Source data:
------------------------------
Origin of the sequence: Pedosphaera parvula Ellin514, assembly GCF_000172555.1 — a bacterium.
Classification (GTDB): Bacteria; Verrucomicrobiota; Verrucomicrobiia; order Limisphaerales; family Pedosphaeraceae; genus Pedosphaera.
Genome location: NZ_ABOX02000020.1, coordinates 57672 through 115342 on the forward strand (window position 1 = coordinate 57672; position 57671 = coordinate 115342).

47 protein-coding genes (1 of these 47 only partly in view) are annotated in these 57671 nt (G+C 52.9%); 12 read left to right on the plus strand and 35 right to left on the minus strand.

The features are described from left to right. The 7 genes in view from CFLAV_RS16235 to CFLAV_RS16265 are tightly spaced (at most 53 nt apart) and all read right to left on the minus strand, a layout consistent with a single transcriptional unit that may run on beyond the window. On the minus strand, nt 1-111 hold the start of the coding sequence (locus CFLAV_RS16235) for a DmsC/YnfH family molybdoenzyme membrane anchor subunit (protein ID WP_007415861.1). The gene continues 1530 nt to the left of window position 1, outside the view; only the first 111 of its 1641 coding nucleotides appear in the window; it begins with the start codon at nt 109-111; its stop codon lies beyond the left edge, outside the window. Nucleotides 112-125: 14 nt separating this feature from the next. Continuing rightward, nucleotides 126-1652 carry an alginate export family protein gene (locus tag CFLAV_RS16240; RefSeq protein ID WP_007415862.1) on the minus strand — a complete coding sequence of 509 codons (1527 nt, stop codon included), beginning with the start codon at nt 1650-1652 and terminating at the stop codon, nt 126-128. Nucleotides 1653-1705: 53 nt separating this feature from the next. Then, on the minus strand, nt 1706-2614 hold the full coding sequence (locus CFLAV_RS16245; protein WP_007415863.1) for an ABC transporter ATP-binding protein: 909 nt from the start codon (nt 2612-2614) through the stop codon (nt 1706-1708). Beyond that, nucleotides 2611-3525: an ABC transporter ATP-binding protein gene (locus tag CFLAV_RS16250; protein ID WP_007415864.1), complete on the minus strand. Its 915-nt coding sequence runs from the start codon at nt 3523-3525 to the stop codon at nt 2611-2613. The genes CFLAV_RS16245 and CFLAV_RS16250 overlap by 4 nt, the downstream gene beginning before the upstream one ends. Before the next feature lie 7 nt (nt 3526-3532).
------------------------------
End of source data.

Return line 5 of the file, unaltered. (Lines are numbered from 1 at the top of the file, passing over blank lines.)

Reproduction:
The features are described from left to right. The 7 genes in view from CFLAV_RS16235 to CFLAV_RS16265 are tightly spaced (at most 53 nt apart) and all read right to left on the minus strand, a layout consistent with a single transcriptional unit that may run on beyond the window. On the minus strand, nt 1-111 hold the start of the coding sequence (locus CFLAV_RS16235) for a DmsC/YnfH family molybdoenzyme membrane anchor subunit (protein ID WP_007415861.1). The gene continues 1530 nt to the left of window position 1, outside the view; only the first 111 of its 1641 coding nucleotides appear in the window; it begins with the start codon at nt 109-111; its stop codon lies beyond the left edge, outside the window. Nucleotides 112-125: 14 nt separating this feature from the next. Continuing rightward, nucleotides 126-1652 carry an alginate export family protein gene (locus tag CFLAV_RS16240; RefSeq protein ID WP_007415862.1) on the minus strand — a complete coding sequence of 509 codons (1527 nt, stop codon included), beginning with the start codon at nt 1650-1652 and terminating at the stop codon, nt 126-128. Nucleotides 1653-1705: 53 nt separating this feature from the next. Then, on the minus strand, nt 1706-2614 hold the full coding sequence (locus CFLAV_RS16245; protein WP_007415863.1) for an ABC transporter ATP-binding protein: 909 nt from the start codon (nt 2612-2614) through the stop codon (nt 1706-1708). Beyond that, nucleotides 2611-3525: an ABC transporter ATP-binding protein gene (locus tag CFLAV_RS16250; protein ID WP_007415864.1), complete on the minus strand. Its 915-nt coding sequence runs from the start codon at nt 3523-3525 to the stop codon at nt 2611-2613. The genes CFLAV_RS16245 and CFLAV_RS16250 overlap by 4 nt, the downstream gene beginning before the upstream one ends. Before the next feature lie 7 nt (nt 3526-3532).